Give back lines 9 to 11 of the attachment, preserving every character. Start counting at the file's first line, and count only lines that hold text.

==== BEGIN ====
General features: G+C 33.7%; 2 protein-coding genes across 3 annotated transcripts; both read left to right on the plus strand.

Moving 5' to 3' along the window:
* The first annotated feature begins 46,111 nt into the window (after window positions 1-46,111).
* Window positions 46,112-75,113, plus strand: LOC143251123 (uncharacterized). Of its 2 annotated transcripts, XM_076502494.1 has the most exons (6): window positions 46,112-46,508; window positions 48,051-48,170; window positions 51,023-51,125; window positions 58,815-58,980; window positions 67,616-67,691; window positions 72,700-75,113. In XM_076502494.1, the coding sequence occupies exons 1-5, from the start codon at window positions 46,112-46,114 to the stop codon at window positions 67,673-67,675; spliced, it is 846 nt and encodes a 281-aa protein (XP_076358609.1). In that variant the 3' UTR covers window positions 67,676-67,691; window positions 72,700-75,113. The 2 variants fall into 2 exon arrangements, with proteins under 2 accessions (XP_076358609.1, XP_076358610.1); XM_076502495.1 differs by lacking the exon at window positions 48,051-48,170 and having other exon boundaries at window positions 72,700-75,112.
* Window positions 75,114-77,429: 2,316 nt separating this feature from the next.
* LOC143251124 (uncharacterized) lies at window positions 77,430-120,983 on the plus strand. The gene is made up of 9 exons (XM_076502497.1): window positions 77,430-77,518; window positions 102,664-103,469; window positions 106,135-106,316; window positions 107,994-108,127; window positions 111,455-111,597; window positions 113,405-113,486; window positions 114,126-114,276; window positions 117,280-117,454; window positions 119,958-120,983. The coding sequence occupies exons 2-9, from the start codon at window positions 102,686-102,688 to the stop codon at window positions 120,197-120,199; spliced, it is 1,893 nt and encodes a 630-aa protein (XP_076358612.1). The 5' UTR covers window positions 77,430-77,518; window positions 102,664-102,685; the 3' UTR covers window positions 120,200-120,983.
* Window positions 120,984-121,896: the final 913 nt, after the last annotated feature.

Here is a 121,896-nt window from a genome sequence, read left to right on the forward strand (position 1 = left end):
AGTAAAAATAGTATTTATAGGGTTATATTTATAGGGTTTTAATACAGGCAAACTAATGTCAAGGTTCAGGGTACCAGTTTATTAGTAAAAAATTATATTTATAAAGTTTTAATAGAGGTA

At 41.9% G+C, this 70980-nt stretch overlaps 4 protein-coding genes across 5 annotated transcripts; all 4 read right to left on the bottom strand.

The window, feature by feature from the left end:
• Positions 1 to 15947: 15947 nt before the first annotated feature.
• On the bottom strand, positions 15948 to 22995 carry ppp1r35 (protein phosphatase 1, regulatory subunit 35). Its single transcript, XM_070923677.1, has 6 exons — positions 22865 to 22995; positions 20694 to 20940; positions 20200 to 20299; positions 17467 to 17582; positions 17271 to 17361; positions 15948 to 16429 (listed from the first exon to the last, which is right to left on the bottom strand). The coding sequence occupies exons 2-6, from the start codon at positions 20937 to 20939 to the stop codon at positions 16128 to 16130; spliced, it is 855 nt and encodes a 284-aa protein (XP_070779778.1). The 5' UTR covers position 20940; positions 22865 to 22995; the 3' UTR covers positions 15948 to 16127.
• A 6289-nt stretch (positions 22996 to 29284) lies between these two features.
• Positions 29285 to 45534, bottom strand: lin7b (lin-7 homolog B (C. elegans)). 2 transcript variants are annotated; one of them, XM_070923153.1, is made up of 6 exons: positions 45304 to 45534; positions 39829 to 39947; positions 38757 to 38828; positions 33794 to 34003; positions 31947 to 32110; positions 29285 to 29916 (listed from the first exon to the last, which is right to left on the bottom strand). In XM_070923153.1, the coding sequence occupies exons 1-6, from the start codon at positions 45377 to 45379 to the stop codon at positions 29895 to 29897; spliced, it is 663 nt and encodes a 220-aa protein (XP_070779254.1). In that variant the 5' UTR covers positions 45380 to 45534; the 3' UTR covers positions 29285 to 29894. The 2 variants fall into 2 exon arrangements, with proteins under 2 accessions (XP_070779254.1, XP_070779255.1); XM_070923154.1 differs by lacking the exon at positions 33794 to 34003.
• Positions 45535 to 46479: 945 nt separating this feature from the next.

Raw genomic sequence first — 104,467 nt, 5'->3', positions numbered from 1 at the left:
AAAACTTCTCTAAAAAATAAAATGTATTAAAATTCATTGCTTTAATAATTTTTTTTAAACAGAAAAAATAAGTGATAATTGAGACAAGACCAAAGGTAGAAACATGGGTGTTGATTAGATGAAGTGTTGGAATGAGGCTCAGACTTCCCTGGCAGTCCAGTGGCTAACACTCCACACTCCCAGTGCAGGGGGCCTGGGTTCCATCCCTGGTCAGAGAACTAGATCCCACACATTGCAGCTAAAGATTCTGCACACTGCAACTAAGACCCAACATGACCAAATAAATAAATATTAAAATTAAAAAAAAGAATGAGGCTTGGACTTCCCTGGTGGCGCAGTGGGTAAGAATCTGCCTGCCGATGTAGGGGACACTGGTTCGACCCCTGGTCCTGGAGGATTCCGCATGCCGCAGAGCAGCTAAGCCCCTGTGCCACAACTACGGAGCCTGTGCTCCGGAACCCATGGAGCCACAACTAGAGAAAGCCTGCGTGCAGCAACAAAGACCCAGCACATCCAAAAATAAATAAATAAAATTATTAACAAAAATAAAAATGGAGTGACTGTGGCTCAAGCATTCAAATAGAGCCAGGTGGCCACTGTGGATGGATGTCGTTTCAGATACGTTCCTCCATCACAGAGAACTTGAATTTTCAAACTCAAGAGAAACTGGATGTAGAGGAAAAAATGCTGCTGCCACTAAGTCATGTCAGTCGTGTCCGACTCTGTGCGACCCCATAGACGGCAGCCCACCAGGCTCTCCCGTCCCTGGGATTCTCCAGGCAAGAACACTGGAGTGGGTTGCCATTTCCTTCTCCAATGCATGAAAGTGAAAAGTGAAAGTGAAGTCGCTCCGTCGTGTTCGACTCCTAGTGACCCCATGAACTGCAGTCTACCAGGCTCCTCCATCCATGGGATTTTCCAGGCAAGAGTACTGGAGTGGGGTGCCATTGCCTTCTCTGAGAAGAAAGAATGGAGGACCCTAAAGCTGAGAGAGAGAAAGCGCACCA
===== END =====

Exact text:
AGTAAAAATAGTATTTATAGGGTTATATTTATAGGGTTTTAATACAGGCAAACTAATGTCAAGGTTCAGGGTACCAGTTTATTAGTAAAAAATTATATTTATAAAGTTTTAATAGAGGTA

At 41.9% G+C, this 70980-nt stretch overlaps 4 protein-coding genes across 5 annotated transcripts; all 4 read right to left on the bottom strand.

The window, feature by feature from the left end: